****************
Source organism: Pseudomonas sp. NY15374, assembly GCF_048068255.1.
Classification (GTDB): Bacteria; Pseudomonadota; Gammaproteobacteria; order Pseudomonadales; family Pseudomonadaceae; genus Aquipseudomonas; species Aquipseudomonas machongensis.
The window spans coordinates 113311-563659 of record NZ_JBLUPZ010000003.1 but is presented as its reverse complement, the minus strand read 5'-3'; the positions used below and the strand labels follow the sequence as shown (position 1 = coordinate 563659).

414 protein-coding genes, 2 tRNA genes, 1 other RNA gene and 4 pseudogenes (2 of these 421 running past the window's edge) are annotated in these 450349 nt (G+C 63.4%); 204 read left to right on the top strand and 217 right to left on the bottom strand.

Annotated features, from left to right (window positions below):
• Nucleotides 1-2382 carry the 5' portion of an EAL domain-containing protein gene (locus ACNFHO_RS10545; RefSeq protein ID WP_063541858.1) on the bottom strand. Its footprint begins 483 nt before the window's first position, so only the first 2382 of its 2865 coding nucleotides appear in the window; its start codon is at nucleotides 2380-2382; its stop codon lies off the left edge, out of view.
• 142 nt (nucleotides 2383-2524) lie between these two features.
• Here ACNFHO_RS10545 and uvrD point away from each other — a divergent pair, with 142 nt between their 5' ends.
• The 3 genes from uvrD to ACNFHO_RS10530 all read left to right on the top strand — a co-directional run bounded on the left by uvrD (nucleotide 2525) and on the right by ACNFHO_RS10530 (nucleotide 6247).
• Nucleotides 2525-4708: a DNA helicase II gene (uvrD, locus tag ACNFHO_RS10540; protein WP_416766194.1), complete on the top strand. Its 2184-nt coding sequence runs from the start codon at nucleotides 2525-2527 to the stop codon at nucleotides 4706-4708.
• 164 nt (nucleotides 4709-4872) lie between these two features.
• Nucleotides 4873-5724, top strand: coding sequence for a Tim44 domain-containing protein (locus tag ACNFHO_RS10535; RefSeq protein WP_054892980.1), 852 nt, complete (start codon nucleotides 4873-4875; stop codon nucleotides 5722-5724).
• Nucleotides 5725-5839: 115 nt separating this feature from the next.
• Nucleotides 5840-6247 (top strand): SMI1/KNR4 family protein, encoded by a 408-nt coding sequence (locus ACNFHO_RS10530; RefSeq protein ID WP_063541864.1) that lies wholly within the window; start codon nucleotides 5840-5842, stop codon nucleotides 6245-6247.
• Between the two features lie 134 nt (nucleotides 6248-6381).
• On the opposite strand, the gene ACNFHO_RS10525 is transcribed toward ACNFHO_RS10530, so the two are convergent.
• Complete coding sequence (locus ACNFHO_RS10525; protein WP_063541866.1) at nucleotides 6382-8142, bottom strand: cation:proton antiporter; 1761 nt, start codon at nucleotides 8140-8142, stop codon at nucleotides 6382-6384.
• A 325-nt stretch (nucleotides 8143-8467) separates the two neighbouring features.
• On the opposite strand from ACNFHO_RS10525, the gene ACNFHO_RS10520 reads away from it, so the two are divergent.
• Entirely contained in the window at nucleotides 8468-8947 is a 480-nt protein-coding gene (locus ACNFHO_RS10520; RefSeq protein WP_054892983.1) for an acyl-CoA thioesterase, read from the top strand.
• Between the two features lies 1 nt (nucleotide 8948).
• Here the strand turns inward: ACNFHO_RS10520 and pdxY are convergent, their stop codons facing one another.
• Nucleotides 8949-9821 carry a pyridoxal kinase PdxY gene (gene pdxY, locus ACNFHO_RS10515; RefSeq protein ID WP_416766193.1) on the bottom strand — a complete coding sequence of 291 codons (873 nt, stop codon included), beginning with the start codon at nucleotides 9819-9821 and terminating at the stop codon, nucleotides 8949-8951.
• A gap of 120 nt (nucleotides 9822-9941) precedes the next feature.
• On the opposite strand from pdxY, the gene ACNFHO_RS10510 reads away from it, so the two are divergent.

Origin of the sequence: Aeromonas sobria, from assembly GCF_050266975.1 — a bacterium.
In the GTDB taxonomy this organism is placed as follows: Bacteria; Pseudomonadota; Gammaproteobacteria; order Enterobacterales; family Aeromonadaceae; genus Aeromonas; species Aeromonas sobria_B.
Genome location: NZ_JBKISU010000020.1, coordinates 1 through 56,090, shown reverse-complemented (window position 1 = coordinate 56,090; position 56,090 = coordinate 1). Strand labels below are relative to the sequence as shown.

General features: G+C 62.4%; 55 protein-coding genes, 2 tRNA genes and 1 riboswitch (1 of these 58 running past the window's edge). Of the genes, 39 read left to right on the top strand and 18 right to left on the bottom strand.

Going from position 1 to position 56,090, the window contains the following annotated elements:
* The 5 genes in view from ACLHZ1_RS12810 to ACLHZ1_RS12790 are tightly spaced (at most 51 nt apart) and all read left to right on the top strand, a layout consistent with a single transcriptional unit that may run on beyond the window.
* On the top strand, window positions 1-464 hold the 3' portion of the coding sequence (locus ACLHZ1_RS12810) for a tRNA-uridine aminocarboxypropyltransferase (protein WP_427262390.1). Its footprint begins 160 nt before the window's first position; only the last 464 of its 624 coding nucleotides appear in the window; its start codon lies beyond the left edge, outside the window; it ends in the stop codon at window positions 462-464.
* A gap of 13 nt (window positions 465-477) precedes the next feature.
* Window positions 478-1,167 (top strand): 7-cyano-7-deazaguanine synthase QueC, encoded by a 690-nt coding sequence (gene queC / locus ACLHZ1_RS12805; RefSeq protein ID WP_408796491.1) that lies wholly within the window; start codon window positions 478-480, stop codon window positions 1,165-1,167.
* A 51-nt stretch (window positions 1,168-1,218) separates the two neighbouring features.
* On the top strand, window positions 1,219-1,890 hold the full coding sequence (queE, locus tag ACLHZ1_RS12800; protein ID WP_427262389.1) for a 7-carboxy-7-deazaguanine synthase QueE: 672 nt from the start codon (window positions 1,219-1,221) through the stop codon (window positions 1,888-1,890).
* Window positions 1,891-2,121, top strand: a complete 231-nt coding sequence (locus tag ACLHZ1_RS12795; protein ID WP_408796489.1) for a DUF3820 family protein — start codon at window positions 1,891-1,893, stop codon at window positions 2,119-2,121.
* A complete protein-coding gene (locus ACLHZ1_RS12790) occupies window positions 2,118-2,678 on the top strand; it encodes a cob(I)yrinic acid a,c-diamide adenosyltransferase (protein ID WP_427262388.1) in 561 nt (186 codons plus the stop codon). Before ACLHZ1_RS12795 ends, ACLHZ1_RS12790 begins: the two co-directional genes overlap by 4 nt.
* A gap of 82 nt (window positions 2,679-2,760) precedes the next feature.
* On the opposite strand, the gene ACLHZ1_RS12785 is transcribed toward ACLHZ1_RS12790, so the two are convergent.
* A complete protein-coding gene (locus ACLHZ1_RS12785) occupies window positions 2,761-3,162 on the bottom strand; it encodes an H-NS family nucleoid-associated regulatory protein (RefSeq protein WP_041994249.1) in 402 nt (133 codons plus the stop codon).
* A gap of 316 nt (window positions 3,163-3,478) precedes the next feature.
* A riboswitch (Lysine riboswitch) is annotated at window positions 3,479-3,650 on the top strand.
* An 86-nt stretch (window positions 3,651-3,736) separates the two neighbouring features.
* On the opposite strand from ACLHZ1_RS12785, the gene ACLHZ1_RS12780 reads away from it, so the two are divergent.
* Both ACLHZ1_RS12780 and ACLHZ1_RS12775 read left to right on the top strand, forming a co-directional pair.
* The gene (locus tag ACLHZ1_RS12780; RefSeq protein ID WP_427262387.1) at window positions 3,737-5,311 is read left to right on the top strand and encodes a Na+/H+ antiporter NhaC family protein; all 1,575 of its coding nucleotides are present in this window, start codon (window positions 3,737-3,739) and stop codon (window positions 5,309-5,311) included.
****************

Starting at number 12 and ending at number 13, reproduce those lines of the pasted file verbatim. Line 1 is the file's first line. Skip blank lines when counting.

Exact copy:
• Nucleotides 4873-5724, top strand: coding sequence for a Tim44 domain-containing protein (locus tag ACNFHO_RS10535; RefSeq protein WP_054892980.1), 852 nt, complete (start codon nucleotides 4873-4875; stop codon nucleotides 5722-5724).
• Nucleotides 5725-5839: 115 nt separating this feature from the next.